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It’s 6:45 a.m. I’m drinking honey and ginger tea in the hopes it relieves my sore throat and coughing for the next hour. Last night was my first night here, and I slept blissfully well, elongated, on my spine, as opposed to on the plane. My duvet here is fantastic, and my house mate seems really nice. We watched a couple episodes of “The Crown” together last night, which is being heavily promoted here in the U.K. We both enjoyed it.

Yesterday I was reflecting on what it means to be present. Not what it means to be a present, but what it means to live in the moment. It’s something I’ve always struggled with. I grew up in a typical French Canadian household, with a French Canadian mother. While eating one meal with my 23 cousins, our mothers were already planning the next meal, and the meal afterward. We would sit, hardly enjoy the meal at hand, already contemplating the next. This was normal.

I didn’t really learn how to enjoy the present moment. Sensuality, sex, and desire were my first gateway into what it means to exist in the moment. It’s hard to disassociate from sex, right? It was the first time I thought “oh, so is this what it means to be in the moment?” Of course, I wasn’t thinking that WHILE having sex, but afterward, in a post-sex cuddle haze. When I’m stressed, sensuality is often the best way to bring me back to the present. A light tough along my arm, a massage, someone playing with my hair. All of these things are like a ‘zap’. My brain says “pay attention to this lovely thing happening to you” mmmm.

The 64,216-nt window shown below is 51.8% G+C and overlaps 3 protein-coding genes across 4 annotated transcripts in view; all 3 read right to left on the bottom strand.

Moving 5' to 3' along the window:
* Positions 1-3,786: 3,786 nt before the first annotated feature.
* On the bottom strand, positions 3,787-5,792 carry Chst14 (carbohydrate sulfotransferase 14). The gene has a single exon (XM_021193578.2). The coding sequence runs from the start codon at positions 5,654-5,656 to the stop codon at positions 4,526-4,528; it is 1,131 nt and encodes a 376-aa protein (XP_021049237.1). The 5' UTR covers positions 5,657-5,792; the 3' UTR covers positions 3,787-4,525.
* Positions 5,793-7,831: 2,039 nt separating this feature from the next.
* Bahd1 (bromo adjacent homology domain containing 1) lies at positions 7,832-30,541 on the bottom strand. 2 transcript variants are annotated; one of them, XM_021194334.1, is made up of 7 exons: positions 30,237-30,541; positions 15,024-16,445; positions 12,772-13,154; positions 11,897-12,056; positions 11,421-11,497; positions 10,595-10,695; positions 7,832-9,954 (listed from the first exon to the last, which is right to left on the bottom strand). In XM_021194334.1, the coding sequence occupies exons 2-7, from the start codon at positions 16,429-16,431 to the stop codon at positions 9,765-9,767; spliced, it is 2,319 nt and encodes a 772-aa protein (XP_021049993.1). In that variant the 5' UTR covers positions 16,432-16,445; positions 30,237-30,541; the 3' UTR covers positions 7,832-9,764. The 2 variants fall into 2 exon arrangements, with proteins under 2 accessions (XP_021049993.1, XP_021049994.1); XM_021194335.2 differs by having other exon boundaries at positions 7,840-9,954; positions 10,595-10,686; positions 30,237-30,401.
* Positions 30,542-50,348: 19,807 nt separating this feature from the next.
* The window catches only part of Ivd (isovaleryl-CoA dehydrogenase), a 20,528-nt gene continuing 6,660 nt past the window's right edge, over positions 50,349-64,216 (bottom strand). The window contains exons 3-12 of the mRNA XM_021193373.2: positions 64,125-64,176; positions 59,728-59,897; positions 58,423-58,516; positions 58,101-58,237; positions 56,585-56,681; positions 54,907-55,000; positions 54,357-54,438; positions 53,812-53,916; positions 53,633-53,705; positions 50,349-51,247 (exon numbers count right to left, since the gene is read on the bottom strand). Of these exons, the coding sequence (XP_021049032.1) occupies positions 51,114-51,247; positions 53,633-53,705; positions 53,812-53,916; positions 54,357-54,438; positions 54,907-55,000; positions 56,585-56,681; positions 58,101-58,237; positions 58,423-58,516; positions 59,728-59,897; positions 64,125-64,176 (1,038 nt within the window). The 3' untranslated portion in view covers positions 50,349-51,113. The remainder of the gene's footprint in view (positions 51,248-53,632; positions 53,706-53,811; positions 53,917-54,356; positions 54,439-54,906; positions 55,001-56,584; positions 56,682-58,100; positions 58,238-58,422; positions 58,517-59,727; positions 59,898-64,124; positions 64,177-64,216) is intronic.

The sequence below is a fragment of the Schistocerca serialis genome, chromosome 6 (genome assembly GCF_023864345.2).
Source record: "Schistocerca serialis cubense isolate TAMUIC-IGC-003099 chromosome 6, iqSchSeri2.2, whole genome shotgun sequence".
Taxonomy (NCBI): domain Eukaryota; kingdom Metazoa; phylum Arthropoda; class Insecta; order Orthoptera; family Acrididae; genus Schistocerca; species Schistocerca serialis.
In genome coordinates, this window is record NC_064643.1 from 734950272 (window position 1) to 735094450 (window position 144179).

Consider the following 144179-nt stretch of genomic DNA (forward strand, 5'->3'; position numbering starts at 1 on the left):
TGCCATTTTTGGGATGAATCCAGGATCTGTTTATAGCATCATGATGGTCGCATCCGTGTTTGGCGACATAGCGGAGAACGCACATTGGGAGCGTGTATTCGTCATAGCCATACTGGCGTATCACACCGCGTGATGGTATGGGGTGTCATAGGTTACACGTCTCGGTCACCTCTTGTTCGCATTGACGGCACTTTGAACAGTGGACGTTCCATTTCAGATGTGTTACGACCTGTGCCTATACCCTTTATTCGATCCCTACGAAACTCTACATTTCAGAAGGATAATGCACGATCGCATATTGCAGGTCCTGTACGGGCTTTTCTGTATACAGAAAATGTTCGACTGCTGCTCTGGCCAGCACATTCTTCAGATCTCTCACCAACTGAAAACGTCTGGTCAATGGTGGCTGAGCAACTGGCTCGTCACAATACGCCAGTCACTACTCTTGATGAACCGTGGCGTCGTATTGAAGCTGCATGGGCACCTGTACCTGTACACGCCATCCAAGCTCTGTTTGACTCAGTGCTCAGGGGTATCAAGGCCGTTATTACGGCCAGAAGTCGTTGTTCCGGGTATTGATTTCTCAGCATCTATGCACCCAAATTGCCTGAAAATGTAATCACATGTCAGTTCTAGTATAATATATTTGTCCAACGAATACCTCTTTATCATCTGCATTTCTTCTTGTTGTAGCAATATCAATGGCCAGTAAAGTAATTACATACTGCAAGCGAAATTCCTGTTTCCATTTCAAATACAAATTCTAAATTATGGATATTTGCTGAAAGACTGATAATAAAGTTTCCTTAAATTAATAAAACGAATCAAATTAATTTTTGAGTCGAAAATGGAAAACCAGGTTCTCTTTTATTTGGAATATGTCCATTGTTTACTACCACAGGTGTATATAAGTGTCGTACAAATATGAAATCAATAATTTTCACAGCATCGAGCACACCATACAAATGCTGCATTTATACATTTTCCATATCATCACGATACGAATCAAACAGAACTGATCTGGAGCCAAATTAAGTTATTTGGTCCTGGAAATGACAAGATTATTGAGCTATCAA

Yoga was my second entry into being present. Yoga is a moving meditation. Movement usually occurs on the exhale. Coordinating this takes a great deal of focus, and with focus often comes a lack of thought. It’s in yoga that I learned to be present but also compassionate with myself. We are told to recognize the thoughts as they come, acknowledge them, and then let them go (it’s not a big deal).

I try to apply that into my everyday life, now. I realized recently that I often live in the future. I’m constantly planning ‘the next thing’, like my mother and her sisters. Is there anything I would change about ‘right now’? Probably not. I think my life is pretty perfect as it is. I’m surrounded by people I love and appreciate, and they love me in turn, I love my jobs. I love my condo. I love my neighbourhood. All of these things are pretty darn perfect. Why change anything? Why not just enjoy what I have right now, in this moment?

Those are my reflections at (now) 7 a.m. Time for me to take a shower and see if the steam clears my sinus!

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